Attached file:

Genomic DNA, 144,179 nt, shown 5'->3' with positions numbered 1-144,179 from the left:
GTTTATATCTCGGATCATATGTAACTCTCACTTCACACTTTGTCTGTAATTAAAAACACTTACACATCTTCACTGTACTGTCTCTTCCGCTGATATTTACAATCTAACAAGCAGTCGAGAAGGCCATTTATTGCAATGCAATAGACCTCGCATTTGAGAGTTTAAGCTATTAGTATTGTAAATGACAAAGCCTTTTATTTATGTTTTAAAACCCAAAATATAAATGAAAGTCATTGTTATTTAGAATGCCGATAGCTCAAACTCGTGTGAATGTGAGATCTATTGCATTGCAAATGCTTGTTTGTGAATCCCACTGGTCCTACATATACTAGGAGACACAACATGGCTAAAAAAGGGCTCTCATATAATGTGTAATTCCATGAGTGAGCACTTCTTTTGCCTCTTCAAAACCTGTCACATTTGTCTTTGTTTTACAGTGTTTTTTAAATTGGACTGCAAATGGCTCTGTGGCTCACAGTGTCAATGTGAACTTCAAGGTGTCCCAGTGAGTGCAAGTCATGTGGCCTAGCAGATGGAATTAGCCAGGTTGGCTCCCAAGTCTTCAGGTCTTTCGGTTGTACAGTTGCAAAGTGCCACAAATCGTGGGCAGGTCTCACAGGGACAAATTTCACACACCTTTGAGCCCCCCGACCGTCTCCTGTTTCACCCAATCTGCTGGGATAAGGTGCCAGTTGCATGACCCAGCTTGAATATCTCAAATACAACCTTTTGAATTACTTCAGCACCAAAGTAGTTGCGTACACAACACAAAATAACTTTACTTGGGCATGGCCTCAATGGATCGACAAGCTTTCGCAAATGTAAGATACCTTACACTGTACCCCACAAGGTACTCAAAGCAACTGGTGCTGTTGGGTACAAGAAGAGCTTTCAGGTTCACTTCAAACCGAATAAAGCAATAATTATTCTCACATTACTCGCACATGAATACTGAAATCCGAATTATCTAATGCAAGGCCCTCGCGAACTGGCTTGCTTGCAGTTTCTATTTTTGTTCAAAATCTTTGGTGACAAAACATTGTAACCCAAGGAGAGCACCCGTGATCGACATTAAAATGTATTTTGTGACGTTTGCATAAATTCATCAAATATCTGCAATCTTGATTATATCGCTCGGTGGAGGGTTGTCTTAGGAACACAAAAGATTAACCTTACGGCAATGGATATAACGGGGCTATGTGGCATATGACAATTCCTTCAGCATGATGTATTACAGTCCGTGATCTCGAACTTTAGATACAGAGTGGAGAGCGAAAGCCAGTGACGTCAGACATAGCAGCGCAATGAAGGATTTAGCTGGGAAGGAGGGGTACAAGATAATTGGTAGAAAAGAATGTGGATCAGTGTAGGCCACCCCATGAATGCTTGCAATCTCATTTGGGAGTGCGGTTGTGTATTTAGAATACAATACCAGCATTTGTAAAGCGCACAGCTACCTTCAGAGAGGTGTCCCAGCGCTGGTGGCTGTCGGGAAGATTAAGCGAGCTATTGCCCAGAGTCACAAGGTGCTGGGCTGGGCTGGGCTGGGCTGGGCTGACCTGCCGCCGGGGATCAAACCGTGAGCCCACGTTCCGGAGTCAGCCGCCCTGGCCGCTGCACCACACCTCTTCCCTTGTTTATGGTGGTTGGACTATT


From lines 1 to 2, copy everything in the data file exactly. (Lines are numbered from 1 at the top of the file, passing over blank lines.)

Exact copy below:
Genomic DNA, 144,179 nt, shown 5'->3' with positions numbered 1-144,179 from the left:
GTTTATATCTCGGATCATATGTAACTCTCACTTCACACTTTGTCTGTAATTAAAAACACTTACACATCTTCACTGTACTGTCTCTTCCGCTGATATTTACAATCTAACAAGCAGTCGAGAAGGCCATTTATTGCAATGCAATAGACCTCGCATTTGAGAGTTTAAGCTATTAGTATTGTAAATGACAAAGCCTTTTATTTATGTTTTAAAACCCAAAATATAAATGAAAGTCATTGTTATTTAGAATGCCGATAGCTCAAACTCGTGTGAATGTGAGATCTATTGCATTGCAAATGCTTGTTTGTGAATCCCACTGGTCCTACATATACTAGGAGACACAACATGGCTAAAAAAGGGCTCTCATATAATGTGTAATTCCATGAGTGAGCACTTCTTTTGCCTCTTCAAAACCTGTCACATTTGTCTTTGTTTTACAGTGTTTTTTAAATTGGACTGCAAATGGCTCTGTGGCTCACAGTGTCAATGTGAACTTCAAGGTGTCCCAGTGAGTGCAAGTCATGTGGCCTAGCAGATGGAATTAGCCAGGTTGGCTCCCAAGTCTTCAGGTCTTTCGGTTGTACAGTTGCAAAGTGCCACAAATCGTGGGCAGGTCTCACAGGGACAAATTTCACACACCTTTGAGCCCCCCGACCGTCTCCTGTTTCACCCAATCTGCTGGGATAAGGTGCCAGTTGCATGACCCAGCTTGAATATCTCAAATACAACCTTTTGAATTACTTCAGCACCAAAGTAGTTGCGTACACAACACAAAATAACTTTACTTGGGCATGGCCTCAATGGATCGACAAGCTTTCGCAAATGTAAGATACCTTACACTGTACCCCACAAGGTACTCAAAGCAACTGGTGCTGTTGGGTACAAGAAGAGCTTTCAGGTTCACTTCAAACCGAATAAAGCAATAATTATTCTCACATTACTCGCACATGAATACTGAAATCCGAATTATCTAATGCAAGGCCCTCGCGAACTGGCTTGCTTGCAGTTTCTATTTTTGTTCAAAATCTTTGGTGACAAAACATTGTAACCCAAGGAGAGCACCCGTGATCGACATTAAAATGTATTTTGTGACGTTTGCATAAATTCATCAAATATCTGCAATCTTGATTATATCGCTCGGTGGAGGGTTGTCTTAGGAACACAAAAGATTAACCTTACGGCAATGGATATAACGGGGCTATGTGGCATATGACAATTCCTTCAGCATGATGTATTACAGTCCGTGATCTCGAACTTTAGATACAGAGTGGAGAGCGAAAGCCAGTGACGTCAGACATAGCAGCGCAATGAAGGATTTAGCTGGGAAGGAGGGGTACAAGATAATTGGTAGAAAAGAATGTGGATCAGTGTAGGCCACCCCATGAATGCTTGCAATCTCATTTGGGAGTGCGGTTGTGTATTTAGAATACAATACCAGCATTTGTAAAGCGCACAGCTACCTTCAGAGAGGTGTCCCAGCGCTGGTGGCTGTCGGGAAGATTAAGCGAGCTATTGCCCAGAGTCACAAGGTGCTGGGCTGGGCTGGGCTGGGCTGGGCTGACCTGCCGCCGGGGATCAAACCGTGAGCCCACGTTCCGGAGTCAGCCGCCCTGGCCGCTGCACCACACCTCTTCCCTTGTTTATGGTGGTTGGACTATT